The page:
Crikey, I am 88 today. Many years ago, I was told that the midwife who helped bring me into this world had a fondness for the demon gin and carbolic soap. She was by all accounts a thrifty magpie who spent a good deal of her day predicting my family's decent into the gutter. Perhaps it was because my father could only pay half her fee. Despite the paltry sum, she received at bringing me into this world; I don’t think she cursed me when she put me into the dubious arms of my mom. I think that she slapped my bottom and wished me good luck and good riddance and left me swaddled in the blankets of poverty and ignorance.

Looking back now, across the river to my beginning, I wonder how many bairns that midwife brought into this world, from that poor and hungry coal mining neighbourhood. If they were anything like my family, they began their first steps way behind the starters block and were handicapped by limited health care, education, proper sanitation and decent housing.

Somehow, I and many of the other’s from the birth canal class of 23 survived to grow into gangly teens. However, we were not destined to follow into our father’s footsteps and go down deep into coal pits of Yorkshire. The world had other plans for us boys of 1923 and we were led reluctantly into war. During those five years, the lights of many of my brethren, from 1923, were extinguished in faraway places like Tobruk, Monte Cassino and the Sheldt.

As for the rest of us, we carried on in this Divine Comedy called life. We built families, businesses, communities. For some of us, the memories surrounding the unjust and uncivilized conditions we were born into were so strong, we fought to reform the systems of government across Europe and North America. Other’s from my class of 23 were quiet revolutionaries and insured that those in their families were loved and would never want for food or shelter.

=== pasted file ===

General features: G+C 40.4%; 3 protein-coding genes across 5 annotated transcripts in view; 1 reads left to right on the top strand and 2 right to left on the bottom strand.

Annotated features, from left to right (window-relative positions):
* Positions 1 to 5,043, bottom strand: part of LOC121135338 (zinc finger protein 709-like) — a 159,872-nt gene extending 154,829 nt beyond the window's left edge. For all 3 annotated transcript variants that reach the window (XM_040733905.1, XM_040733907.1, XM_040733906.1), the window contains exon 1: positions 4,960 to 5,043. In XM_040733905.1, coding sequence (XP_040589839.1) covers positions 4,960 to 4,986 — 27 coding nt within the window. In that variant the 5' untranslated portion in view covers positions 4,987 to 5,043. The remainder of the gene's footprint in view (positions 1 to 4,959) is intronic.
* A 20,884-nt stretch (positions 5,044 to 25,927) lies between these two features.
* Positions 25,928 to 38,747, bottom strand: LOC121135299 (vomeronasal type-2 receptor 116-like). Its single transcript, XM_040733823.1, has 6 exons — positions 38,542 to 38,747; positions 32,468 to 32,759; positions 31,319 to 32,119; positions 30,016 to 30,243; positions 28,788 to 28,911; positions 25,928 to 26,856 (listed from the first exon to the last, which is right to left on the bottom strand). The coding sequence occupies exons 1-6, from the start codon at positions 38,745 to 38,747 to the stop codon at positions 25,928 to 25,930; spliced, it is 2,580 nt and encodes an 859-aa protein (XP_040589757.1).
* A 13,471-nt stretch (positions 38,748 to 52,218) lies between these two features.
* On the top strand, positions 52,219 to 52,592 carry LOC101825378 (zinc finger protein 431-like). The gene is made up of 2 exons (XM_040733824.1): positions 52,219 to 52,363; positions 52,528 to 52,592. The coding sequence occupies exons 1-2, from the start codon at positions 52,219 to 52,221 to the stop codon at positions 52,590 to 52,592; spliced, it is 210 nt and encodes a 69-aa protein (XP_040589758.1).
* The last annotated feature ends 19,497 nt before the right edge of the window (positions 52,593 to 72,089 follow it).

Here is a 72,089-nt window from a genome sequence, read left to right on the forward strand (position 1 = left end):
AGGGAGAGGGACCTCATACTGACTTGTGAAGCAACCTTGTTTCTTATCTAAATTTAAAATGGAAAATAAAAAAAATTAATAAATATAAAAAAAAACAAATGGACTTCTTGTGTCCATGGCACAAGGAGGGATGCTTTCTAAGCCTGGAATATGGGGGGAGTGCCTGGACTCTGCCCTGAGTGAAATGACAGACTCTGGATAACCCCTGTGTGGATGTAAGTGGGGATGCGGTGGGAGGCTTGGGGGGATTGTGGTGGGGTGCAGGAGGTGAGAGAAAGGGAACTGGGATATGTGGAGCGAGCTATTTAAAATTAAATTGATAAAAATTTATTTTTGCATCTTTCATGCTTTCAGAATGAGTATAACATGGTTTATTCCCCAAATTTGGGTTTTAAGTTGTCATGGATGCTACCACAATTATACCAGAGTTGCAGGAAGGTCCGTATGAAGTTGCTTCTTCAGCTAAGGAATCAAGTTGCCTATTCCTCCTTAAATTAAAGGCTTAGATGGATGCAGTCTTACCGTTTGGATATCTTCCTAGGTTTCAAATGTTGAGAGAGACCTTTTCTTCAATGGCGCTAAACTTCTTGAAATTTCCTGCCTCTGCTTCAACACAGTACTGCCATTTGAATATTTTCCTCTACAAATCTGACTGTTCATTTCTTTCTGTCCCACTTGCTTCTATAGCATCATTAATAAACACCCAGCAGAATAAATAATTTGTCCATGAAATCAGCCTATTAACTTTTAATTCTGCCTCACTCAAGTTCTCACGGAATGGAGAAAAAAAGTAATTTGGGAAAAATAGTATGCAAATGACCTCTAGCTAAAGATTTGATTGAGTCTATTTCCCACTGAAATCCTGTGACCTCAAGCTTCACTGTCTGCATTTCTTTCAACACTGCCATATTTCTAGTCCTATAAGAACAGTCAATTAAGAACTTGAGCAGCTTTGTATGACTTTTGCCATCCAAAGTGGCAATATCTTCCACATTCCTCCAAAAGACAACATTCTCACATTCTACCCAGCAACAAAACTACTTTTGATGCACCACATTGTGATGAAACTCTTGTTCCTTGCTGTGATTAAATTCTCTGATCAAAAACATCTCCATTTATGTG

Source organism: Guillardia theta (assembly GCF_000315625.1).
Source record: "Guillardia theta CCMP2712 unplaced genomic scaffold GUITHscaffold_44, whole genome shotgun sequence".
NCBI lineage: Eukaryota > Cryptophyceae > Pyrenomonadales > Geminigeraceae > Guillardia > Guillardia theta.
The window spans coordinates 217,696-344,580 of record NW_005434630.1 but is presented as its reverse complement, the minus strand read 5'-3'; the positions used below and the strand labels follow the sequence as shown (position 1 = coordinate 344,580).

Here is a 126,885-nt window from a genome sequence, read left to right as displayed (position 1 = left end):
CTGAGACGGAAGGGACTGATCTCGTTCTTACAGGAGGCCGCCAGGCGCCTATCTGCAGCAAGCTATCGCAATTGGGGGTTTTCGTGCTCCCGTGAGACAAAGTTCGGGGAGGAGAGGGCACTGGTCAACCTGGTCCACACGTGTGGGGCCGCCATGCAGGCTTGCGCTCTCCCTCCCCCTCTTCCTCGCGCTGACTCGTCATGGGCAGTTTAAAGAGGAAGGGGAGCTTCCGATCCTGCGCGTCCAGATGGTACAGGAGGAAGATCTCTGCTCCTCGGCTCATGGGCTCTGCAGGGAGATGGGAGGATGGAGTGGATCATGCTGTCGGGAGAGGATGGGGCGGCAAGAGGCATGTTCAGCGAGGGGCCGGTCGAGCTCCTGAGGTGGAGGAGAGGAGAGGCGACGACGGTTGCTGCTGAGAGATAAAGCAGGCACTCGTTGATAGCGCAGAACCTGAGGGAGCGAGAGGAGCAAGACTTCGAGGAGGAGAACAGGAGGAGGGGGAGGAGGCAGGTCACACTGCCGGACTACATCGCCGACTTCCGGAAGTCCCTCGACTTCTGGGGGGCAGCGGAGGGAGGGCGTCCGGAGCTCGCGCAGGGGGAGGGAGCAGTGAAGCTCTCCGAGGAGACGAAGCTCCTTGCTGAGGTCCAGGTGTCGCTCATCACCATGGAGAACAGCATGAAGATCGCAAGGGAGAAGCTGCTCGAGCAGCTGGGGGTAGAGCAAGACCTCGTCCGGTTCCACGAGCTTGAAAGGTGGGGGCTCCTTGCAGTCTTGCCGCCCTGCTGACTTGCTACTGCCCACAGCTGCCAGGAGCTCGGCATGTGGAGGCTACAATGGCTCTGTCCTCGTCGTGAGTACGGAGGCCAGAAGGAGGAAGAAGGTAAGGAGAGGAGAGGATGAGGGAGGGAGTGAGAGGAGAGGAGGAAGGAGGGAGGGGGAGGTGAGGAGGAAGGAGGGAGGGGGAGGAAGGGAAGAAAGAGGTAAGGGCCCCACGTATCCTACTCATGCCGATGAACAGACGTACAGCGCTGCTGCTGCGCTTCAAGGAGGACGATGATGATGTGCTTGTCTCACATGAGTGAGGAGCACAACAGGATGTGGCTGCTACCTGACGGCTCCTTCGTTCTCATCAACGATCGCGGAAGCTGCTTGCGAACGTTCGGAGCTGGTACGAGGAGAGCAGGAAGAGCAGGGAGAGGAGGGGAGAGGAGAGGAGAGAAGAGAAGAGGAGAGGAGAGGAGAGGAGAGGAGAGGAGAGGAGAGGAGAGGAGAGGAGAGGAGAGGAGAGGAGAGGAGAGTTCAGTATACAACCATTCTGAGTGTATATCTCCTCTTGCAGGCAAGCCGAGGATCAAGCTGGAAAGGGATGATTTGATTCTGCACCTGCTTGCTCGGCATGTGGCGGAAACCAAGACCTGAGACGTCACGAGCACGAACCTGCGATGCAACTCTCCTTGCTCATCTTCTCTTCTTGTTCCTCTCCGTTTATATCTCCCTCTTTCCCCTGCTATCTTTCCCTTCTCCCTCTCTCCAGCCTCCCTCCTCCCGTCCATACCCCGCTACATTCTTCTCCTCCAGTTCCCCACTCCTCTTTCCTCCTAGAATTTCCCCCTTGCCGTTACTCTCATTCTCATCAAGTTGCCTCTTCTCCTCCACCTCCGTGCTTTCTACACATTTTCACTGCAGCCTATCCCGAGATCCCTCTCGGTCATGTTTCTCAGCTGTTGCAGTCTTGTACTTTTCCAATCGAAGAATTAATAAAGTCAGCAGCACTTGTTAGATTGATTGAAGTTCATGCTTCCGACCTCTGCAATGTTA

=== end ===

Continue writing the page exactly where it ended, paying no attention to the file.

Today unfortunately, most of those babies from 1923 only appear in our newspapers as an obituary, their lives compressed into a haiku twitter. So as one of the few, who is still here, still active, still bloody lucky from 1923; I will take a page out of my midwife’s book. I shall toast my good fortune with a Gordon’s gin and tonic. 1923  A Memoir  Lies and Testaments by Harry Leslie Smith
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message 1: by Carol (new)

Carol I will have one with you......cheers!


message 2: by Carol (new)

Carol Happy, Happy Birthday! and may this be the best year yet!


message 3: by Harry (new)

Harry Smith Cheers! Thanks for the birthday wishes. I am looking forward to the year ahead and completing the second volume of my memoirs and always grabbing and giving some joy to this life. Harry


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